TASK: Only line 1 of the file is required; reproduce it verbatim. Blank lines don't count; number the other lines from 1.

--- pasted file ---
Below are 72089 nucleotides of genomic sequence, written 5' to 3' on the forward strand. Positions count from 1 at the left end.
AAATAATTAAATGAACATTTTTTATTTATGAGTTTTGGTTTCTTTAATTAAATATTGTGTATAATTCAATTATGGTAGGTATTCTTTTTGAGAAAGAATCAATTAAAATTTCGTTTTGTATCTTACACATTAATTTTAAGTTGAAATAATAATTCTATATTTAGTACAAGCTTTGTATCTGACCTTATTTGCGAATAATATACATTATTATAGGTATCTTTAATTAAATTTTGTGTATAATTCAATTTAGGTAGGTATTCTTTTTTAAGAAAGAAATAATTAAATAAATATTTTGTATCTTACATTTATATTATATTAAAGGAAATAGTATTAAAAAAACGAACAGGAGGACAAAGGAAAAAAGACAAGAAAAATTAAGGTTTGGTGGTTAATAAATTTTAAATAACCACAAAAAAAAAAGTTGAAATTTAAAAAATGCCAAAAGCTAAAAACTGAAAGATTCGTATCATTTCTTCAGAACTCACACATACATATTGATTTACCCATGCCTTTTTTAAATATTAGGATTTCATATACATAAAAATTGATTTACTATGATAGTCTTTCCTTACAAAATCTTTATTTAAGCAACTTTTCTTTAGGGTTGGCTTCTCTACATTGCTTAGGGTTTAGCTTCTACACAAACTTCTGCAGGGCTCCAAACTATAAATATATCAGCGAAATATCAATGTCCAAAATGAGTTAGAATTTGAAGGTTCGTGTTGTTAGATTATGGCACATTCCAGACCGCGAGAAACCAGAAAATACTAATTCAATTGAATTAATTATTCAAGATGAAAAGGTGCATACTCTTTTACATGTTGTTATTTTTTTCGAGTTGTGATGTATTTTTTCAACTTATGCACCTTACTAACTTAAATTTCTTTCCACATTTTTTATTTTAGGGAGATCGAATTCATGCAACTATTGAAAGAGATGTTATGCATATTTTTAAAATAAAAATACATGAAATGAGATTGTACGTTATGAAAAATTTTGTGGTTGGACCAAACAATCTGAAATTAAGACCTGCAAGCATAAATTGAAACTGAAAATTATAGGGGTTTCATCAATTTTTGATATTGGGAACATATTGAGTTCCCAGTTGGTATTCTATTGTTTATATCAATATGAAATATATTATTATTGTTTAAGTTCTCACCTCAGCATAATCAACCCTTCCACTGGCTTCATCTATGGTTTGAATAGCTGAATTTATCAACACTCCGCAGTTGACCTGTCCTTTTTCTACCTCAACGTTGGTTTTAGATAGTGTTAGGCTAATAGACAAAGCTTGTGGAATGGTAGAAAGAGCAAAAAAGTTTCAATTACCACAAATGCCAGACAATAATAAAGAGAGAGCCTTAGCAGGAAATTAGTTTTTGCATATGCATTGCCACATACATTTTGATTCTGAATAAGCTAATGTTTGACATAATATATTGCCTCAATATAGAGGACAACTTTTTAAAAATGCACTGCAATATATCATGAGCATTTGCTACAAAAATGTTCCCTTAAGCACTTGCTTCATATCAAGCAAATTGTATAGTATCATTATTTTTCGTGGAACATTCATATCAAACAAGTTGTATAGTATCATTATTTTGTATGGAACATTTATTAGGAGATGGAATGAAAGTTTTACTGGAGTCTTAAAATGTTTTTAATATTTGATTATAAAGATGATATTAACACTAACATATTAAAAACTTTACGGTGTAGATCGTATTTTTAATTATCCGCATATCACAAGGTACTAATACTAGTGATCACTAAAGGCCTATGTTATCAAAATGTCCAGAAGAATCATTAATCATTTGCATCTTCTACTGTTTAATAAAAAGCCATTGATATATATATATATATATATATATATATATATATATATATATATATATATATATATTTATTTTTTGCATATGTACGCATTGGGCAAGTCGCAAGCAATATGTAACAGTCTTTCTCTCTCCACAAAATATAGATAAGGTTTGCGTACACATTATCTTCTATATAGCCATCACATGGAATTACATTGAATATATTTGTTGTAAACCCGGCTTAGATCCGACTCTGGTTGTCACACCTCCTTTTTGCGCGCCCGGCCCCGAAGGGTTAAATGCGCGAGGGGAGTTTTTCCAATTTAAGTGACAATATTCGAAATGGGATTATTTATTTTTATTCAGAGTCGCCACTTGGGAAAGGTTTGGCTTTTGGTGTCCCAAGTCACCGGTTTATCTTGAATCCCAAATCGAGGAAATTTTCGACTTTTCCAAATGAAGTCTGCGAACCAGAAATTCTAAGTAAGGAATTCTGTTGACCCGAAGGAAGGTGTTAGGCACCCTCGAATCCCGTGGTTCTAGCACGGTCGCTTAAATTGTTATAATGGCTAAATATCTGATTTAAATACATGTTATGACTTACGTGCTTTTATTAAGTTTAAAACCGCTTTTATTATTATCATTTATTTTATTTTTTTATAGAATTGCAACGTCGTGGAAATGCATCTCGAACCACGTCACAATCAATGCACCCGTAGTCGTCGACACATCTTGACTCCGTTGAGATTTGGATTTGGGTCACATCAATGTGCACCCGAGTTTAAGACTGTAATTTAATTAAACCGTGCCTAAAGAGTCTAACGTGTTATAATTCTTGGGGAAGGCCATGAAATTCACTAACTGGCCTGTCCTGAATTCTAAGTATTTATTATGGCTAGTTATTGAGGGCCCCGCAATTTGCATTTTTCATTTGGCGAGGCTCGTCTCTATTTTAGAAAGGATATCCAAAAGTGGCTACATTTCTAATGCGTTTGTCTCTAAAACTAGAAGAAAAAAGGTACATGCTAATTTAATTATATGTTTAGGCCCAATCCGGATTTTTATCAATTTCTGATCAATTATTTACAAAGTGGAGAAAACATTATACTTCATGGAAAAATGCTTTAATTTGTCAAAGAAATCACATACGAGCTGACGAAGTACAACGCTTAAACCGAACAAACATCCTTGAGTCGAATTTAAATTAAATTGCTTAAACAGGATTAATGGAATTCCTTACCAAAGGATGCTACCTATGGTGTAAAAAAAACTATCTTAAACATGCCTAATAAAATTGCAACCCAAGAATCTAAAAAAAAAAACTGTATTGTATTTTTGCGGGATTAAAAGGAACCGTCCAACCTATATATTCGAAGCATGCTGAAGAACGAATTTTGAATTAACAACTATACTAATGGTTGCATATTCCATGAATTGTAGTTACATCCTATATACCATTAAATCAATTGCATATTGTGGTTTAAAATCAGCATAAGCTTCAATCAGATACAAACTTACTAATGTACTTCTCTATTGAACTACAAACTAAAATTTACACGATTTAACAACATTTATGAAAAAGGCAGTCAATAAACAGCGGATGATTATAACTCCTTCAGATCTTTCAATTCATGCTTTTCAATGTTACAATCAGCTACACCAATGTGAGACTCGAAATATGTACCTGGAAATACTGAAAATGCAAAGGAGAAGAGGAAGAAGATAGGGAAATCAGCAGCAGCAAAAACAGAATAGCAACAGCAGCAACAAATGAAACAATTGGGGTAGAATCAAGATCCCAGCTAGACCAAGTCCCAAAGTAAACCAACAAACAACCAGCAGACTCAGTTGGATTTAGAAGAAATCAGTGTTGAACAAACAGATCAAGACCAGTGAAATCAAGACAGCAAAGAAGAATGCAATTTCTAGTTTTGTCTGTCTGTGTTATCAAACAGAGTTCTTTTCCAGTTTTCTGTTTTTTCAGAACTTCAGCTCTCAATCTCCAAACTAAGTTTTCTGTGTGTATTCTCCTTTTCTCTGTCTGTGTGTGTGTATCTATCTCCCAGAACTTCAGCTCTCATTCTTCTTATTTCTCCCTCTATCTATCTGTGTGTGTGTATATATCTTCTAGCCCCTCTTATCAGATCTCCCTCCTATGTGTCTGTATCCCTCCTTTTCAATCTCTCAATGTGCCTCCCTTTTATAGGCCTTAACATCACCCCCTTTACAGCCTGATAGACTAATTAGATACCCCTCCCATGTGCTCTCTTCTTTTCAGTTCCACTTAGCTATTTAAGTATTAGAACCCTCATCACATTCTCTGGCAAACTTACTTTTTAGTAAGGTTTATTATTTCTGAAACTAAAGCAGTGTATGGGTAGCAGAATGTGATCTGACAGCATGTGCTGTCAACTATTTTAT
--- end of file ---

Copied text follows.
Below are 72089 nucleotides of genomic sequence, written 5' to 3' on the forward strand. Positions count from 1 at the left end.